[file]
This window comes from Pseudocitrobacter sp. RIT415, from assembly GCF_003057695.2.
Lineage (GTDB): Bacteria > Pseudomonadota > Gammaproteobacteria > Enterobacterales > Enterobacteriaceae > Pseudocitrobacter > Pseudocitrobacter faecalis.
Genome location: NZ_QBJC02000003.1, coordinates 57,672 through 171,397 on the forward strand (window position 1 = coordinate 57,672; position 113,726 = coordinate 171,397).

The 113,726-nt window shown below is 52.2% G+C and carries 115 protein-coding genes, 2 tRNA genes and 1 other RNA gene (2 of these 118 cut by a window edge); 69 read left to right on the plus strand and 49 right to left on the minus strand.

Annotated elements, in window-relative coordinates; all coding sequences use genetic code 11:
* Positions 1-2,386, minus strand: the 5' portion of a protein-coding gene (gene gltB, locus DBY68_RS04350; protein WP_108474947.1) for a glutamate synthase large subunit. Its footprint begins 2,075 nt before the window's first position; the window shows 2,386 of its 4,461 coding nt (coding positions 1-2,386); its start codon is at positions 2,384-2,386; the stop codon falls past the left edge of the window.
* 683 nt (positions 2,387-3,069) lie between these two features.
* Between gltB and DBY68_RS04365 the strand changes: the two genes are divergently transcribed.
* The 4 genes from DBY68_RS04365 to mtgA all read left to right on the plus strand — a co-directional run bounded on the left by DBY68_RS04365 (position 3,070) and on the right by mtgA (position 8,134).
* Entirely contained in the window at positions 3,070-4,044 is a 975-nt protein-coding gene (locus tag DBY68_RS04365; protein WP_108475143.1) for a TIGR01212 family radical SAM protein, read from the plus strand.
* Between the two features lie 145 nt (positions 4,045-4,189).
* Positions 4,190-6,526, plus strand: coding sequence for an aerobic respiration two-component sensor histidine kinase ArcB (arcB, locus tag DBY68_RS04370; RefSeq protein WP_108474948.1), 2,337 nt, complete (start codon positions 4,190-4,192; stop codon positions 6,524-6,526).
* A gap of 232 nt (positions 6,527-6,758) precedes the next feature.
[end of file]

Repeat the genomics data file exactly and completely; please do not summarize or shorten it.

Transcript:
This window comes from Pseudocitrobacter sp. RIT415, from assembly GCF_003057695.2.
Lineage (GTDB): Bacteria > Pseudomonadota > Gammaproteobacteria > Enterobacterales > Enterobacteriaceae > Pseudocitrobacter > Pseudocitrobacter faecalis.
Genome location: NZ_QBJC02000003.1, coordinates 57,672 through 171,397 on the forward strand (window position 1 = coordinate 57,672; position 113,726 = coordinate 171,397).

The 113,726-nt window shown below is 52.2% G+C and carries 115 protein-coding genes, 2 tRNA genes and 1 other RNA gene (2 of these 118 cut by a window edge); 69 read left to right on the plus strand and 49 right to left on the minus strand.

Annotated elements, in window-relative coordinates; all coding sequences use genetic code 11:
* Positions 1-2,386, minus strand: the 5' portion of a protein-coding gene (gene gltB, locus DBY68_RS04350; protein WP_108474947.1) for a glutamate synthase large subunit. Its footprint begins 2,075 nt before the window's first position; the window shows 2,386 of its 4,461 coding nt (coding positions 1-2,386); its start codon is at positions 2,384-2,386; the stop codon falls past the left edge of the window.
* 683 nt (positions 2,387-3,069) lie between these two features.
* Between gltB and DBY68_RS04365 the strand changes: the two genes are divergently transcribed.
* The 4 genes from DBY68_RS04365 to mtgA all read left to right on the plus strand — a co-directional run bounded on the left by DBY68_RS04365 (position 3,070) and on the right by mtgA (position 8,134).
* Entirely contained in the window at positions 3,070-4,044 is a 975-nt protein-coding gene (locus tag DBY68_RS04365; protein WP_108475143.1) for a TIGR01212 family radical SAM protein, read from the plus strand.
* Between the two features lie 145 nt (positions 4,045-4,189).
* Positions 4,190-6,526, plus strand: coding sequence for an aerobic respiration two-component sensor histidine kinase ArcB (arcB, locus tag DBY68_RS04370; RefSeq protein WP_108474948.1), 2,337 nt, complete (start codon positions 4,190-4,192; stop codon positions 6,524-6,526).
* A gap of 232 nt (positions 6,527-6,758) precedes the next feature.